I don’t just mean training a lot and being ready to compete. I am talking about being on top of your weight if you plan on cutting weight, having all your traveling planned out, making sure you have work covered if you need to take time off from work.
Sometimes you show up to a competition and you compete within the hour. Other times it is an all day event and you might show up at 8 am and not compete until 7pm. Waiting around to compete can be more exhausting than actually competing. If you think its going to be awhile find a place to lay down and make sure to drink plenty of water. Try to relax and just wait until you are called. Don’t pace around and constantly ask the staff when your up, it might annoy them and its just going to make you more tired and anxious. If you are bringing friends or family make sure they know its an all day event and that you don’t know when you are going to be competing. The last thing you need when you are trying to relax and wait for your match is an annoying friend or family member constantly asking you when you are going to compete.
I still get nervous when competing. The thing that really helps me is to realize that everyone else is just as nervous as me or maybe even more nervous. I have seen world champion black belts puke from nerves before competing.
I have trouble sleeping the night before a competition. I just tell myself its normal and everyone else competing is probably having trouble too. Resist the urge to go on your smart phone or watch TV. Just lay down and close your eyes if you do it long enough you are bound to fall asleep. Or at least more likely then if you keep your self engaged with an activity like watching TV or playing on your phone. Even if you are unable to sleep at least you can be somewhat well rested.
Whether you win or lose make sure you shake the other guys hand. Remember you are not only representing yourself but your team as well. Getting upset at a bad call or something you deem “dirty” does not mean you get to curse anyone out or stomp off the mat. If you have a disagreement with the ref or decision, RESPECTFULLY request to escalate the situation to a head ref or who ever is running the tournament. Also you should do this before you walk off the mats after your match. Even if the call was made completely incorrect once you leave the mats and the next match starts it going to be very hard to change anything.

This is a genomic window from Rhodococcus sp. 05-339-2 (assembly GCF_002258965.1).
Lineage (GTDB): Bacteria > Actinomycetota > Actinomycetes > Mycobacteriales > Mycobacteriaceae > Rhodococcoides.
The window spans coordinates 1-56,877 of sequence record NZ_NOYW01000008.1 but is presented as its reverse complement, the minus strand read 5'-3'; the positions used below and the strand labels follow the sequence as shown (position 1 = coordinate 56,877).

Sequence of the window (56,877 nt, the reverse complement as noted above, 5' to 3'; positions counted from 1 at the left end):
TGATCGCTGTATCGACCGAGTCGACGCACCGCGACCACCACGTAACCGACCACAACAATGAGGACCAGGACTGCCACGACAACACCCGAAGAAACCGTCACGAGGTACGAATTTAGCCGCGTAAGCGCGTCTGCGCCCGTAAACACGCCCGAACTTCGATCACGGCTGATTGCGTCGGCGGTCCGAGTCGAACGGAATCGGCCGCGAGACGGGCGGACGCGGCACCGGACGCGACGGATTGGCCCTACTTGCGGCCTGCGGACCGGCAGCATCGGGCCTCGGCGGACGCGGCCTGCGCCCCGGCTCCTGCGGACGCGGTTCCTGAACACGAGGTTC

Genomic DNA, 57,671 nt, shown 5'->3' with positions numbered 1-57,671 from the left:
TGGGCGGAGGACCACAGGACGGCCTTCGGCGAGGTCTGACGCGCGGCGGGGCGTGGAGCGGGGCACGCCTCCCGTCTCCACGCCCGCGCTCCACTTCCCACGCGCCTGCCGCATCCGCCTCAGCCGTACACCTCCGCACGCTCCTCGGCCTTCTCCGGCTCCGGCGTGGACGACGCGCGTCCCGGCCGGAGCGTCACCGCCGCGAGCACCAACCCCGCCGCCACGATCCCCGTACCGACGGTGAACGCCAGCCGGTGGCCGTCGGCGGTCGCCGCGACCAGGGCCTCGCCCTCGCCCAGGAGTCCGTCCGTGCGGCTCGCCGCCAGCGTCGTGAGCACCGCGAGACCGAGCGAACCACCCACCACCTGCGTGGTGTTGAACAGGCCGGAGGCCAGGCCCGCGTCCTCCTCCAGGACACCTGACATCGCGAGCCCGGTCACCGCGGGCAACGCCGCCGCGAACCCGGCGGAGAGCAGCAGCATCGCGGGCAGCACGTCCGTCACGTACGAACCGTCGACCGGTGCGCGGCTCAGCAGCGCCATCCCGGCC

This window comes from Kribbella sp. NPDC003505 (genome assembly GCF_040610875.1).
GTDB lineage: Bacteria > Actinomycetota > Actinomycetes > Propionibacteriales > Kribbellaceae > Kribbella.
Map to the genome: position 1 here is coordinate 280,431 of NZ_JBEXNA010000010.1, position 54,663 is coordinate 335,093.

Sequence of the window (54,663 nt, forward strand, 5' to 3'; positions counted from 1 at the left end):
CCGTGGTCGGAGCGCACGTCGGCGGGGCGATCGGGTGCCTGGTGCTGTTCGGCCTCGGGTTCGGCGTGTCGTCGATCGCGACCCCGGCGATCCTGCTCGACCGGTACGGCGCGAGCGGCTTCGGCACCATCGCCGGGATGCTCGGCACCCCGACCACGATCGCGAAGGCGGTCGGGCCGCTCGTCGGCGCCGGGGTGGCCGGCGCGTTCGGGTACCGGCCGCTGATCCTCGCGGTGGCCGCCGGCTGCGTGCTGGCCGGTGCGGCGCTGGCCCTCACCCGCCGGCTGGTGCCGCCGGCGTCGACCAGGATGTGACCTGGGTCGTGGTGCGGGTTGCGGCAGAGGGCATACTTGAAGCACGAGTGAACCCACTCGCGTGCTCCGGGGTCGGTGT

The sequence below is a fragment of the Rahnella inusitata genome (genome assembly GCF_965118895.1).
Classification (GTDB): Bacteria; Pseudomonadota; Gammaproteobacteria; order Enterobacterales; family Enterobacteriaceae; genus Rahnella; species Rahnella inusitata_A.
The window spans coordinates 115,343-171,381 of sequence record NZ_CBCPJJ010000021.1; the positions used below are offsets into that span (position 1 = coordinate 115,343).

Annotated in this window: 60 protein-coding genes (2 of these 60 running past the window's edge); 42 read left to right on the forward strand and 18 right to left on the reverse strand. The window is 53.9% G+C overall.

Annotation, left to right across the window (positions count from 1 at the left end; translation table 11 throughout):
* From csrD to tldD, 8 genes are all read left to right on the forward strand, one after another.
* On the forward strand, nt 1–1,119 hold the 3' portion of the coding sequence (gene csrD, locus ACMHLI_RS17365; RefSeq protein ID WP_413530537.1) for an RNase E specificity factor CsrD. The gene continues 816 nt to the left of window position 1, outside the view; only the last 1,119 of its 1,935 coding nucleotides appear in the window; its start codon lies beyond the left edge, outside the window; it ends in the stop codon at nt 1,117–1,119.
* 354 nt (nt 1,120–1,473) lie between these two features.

As long as you did not get hurt while competing you don’t lose. Getting eliminated in your first match does suck, however you should be able to learn from the experience. Also remember many people never compete. As long as you tried you should be proud of yourself for going out there and pushing past your comfort limits.
Jiu Jitsu has changed my life for the better. Here are a select few benefits that I have received through Jiu Jitsu.
Weight Management. I have struggled with my weight since I was a kid. I was able to lose the weight and get down to a healthy level numerous times through dieting and cardio / weight lifting. I always ended up gaining the weight back. Why? Because I was working out for the wrong reasons, working out purely for weight loss and looks is hard to sustain. You may be able to do it for a year or even a few years but doing something you don’t actually enjoy and doing it purely for a magic number on a scale or for looks will be hard for the average person to maintain long term. I hated going to the gym. It was not until I found Jiu Jitsu that I actually started enjoying my workouts and looking forward to my training sessions.It did not matter to me if I lost weight that day I was not concerned with the number on the scale anymore. I was at the gym because I wanted to be there and was having fun doing my activity. My activity just so happened to also be great for maintaining a healthy weight. I stopped going to the gym to look good and started going to the gym because I enjoyed being there. Going to the gym became something I no longer needed to do. Instead it became something I wanted to do. By finding a physical activity that I enjoyed doing it became a much easier habit to stay on top of.